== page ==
By: Joseph M. Pastore III, Will Bleveans

In the wake of a landmark Federal Trade Commission (FTC) settlement imposed on the social media giant Facebook, it is fair to speculate whether other companies will be forced to pay hefty fines and prioritize compliance with privacy standards in order to escape punishing federal regulation. The settlement, which was announced on Wednesday, July 24th, compels Facebook to pay a five billion dollar fine, the largest ever penalty leveled on a social media company in connection with privacy violations.1 Though the fine is relatively trivial in the context of Zuckerberg and co.’s multi-billion dollar annual earnings, the settlement also forces Facebook to “submit to quarterly certifications from the FTC to acknowledge that the company is in compliance with the [settlement’s] privacy program,” a major defeat for a company whose business model revolves around the collection and analysis of user data.2 The settlement also forces Facebook to reform its corporate structure and submit to oversight from an internal “privacy committee” tasked with ensuring the integrity of user data, among other impositions.2

All in all, the settlement is important not so much for its impact on Facebook as its implications for legal scrutiny of other technology companies. Although the federal government lacks the congressional mandate required to more expansively scrutinize the privacy standards of technology companies, such a mandate may well be in the offing, especially considering that political interest in privacy violations is cresting among members of both parties. Moreover, even if Congress elects not to craft a comprehensive online privacy law, future settlements imposed by the FTC could cripple rival companies lacking the social media giant’s seemingly inexhaustible resources.

Although the FTC settlement represented a major shift in the regulatory landscape, social media companies innocent of the sort of grave violations committed by Facebook can rest easy for the moment, given that the agency must target offending companies one-by-one in the absence of a sweeping congressional privacy mandate. In fact, the sort of stringent legal protections for user data commonplace in the European Union have not yet been approved by American lawmakers, who have so far refrained from devising a tough privacy law in the mold of the E.U.’s General Data Protection Regulation. Specifically, the European regulation requires social media companies to “inform users about their data practices and receive explicit permission before collecting any personal information,” a level of government oversight unheard-of stateside.3 Without the sweeping powers afforded to their European counterparts, American regulators have chosen to target serious individual offenses – like the unauthorized collection of user data by third party programs that sparked the inquiry into Facebook.2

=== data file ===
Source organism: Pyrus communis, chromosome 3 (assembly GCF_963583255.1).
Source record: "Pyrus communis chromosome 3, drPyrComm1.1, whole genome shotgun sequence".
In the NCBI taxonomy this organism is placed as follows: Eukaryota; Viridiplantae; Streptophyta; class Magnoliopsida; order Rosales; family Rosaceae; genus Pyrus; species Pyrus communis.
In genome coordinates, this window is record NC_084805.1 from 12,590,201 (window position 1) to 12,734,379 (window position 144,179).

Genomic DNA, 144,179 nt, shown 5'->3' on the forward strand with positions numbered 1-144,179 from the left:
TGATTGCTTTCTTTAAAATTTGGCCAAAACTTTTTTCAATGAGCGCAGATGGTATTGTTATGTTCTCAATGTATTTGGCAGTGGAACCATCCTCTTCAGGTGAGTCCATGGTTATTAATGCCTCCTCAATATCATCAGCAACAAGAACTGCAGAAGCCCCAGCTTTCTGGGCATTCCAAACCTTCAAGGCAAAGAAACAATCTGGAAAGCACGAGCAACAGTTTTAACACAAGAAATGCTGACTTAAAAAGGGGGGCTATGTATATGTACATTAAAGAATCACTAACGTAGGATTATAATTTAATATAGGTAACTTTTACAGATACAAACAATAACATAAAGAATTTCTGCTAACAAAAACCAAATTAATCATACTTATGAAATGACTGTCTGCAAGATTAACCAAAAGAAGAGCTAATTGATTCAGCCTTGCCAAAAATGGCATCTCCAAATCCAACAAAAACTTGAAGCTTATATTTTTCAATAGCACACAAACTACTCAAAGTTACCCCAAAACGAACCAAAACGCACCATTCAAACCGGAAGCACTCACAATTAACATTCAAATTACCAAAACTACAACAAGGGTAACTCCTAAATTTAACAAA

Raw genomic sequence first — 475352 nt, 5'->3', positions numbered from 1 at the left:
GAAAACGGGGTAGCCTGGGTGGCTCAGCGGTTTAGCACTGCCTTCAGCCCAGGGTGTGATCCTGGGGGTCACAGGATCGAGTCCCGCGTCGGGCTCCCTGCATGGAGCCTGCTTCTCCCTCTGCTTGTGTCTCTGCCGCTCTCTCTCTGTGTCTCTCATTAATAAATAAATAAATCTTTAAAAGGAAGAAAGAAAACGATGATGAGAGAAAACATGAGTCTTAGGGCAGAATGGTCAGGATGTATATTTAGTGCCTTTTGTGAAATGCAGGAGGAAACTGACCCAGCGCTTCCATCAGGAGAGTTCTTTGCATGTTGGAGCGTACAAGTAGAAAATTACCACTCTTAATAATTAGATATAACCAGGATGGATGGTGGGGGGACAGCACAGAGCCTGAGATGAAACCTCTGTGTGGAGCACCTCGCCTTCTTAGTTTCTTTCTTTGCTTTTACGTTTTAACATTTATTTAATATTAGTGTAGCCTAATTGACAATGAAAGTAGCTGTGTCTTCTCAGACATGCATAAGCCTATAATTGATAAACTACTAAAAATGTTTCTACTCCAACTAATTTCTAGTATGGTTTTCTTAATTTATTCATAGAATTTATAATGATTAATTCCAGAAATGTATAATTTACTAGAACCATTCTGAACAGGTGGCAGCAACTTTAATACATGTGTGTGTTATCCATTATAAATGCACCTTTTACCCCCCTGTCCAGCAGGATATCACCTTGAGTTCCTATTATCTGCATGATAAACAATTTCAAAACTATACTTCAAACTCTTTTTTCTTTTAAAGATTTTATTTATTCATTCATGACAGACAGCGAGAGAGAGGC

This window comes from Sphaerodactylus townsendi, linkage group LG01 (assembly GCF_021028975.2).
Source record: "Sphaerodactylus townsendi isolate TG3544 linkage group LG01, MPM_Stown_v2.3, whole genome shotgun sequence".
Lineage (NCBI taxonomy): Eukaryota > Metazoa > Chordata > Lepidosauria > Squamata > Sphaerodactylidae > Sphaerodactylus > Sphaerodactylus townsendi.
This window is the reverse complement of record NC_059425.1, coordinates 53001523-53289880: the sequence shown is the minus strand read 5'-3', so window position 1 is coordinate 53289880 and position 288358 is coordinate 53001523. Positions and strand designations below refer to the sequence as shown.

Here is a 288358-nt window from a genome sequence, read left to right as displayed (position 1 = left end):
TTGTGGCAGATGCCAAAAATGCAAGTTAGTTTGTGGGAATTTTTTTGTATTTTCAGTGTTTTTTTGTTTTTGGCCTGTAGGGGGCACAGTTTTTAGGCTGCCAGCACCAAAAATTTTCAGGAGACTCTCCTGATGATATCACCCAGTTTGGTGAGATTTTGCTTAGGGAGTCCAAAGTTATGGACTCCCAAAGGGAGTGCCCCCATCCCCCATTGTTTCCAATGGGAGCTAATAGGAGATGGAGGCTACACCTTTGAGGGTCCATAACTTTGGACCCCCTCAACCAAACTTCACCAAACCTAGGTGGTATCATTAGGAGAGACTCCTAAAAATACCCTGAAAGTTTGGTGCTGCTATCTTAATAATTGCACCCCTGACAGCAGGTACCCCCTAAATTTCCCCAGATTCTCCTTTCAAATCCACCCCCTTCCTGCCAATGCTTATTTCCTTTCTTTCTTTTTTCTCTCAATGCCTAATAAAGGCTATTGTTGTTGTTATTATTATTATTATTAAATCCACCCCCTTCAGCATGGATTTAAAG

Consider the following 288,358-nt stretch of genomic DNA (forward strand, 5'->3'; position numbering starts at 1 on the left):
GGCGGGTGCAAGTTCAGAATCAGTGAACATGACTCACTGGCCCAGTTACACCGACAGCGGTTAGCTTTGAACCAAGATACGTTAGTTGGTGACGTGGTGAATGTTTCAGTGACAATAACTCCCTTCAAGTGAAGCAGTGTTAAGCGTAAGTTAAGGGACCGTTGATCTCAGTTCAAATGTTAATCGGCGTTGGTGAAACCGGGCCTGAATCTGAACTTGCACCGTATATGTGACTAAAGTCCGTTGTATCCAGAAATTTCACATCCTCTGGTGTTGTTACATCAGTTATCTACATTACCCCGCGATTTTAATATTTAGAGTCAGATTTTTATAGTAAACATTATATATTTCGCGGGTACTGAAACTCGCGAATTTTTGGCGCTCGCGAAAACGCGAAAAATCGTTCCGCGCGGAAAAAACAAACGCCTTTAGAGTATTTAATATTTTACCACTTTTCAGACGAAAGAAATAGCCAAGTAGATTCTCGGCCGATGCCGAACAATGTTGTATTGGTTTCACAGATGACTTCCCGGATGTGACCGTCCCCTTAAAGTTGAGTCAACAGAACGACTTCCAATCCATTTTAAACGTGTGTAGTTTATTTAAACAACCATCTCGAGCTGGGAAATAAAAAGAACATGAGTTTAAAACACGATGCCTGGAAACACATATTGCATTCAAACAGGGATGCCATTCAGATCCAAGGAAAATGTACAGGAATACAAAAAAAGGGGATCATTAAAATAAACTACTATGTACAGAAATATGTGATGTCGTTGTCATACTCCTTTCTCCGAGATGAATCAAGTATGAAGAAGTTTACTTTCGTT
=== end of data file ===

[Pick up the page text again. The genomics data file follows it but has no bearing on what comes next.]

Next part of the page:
But it would be a mistake to assume that the legal and political landscape will become more favorable to technology companies in the foreseeable future. Conservatives and liberals alike have entered into an uneasy alliance to promote a stringent new privacy law,4 and both Marco Rubio and Ron Wyden – lawmakers on distinct poles of the ideological spectrum – have proposed new regulations on social media giants.5 As a consequence of broad-based political support for privacy restrictions, future settlements reached with technology companies are bound to be at least as costly as the one recently reached with Facebook – a prospect that should trouble smaller companies that lack the ability to maintain profitability in the wake of a federal crackdown. Although federal regulation may prove burdensome and costly, compliance seems to be the vastly more preferable alternative.




Tags: Advanced Technology, Joseph Pastore, Julie Blake